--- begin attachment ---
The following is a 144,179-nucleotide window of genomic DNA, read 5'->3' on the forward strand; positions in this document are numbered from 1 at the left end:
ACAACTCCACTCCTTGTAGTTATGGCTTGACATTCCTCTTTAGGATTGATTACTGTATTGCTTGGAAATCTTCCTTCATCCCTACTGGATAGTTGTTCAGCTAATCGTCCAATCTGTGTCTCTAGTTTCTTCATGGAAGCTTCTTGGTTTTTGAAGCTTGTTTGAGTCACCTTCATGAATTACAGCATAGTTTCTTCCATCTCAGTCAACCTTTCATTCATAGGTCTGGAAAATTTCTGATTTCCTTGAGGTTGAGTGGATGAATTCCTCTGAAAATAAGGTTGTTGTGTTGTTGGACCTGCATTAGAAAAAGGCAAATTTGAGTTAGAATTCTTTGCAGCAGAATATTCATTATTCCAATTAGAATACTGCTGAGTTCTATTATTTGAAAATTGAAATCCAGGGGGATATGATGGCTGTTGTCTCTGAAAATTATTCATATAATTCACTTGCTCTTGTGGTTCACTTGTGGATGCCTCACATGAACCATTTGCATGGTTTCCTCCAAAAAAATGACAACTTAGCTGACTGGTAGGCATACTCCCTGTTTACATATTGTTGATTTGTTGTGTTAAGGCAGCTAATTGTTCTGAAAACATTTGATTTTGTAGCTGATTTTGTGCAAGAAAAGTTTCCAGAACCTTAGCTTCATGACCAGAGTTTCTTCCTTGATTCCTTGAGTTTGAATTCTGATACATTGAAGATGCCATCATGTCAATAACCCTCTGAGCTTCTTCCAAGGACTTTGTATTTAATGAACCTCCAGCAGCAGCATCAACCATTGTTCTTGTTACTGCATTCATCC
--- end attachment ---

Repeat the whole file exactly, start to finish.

The following is a 144,179-nucleotide window of genomic DNA, read 5'->3' on the forward strand; positions in this document are numbered from 1 at the left end:
ACAACTCCACTCCTTGTAGTTATGGCTTGACATTCCTCTTTAGGATTGATTACTGTATTGCTTGGAAATCTTCCTTCATCCCTACTGGATAGTTGTTCAGCTAATCGTCCAATCTGTGTCTCTAGTTTCTTCATGGAAGCTTCTTGGTTTTTGAAGCTTGTTTGAGTCACCTTCATGAATTACAGCATAGTTTCTTCCATCTCAGTCAACCTTTCATTCATAGGTCTGGAAAATTTCTGATTTCCTTGAGGTTGAGTGGATGAATTCCTCTGAAAATAAGGTTGTTGTGTTGTTGGACCTGCATTAGAAAAAGGCAAATTTGAGTTAGAATTCTTTGCAGCAGAATATTCATTATTCCAATTAGAATACTGCTGAGTTCTATTATTTGAAAATTGAAATCCAGGGGGATATGATGGCTGTTGTCTCTGAAAATTATTCATATAATTCACTTGCTCTTGTGGTTCACTTGTGGATGCCTCACATGAACCATTTGCATGGTTTCCTCCAAAAAAATGACAACTTAGCTGACTGGTAGGCATACTCCCTGTTTACATATTGTTGATTTGTTGTGTTAAGGCAGCTAATTGTTCTGAAAACATTTGATTTTGTAGCTGATTTTGTGCAAGAAAAGTTTCCAGAACCTTAGCTTCATGACCAGAGTTTCTTCCTTGATTCCTTGAGTTTGAATTCTGATACATTGAAGATGCCATCATGTCAATAACCCTCTGAGCTTCTTCCAAGGACTTTGTATTTAATGAACCTCCAGCAGCAGCATCAACCATTGTTCTTGTTACTGCATTCATCC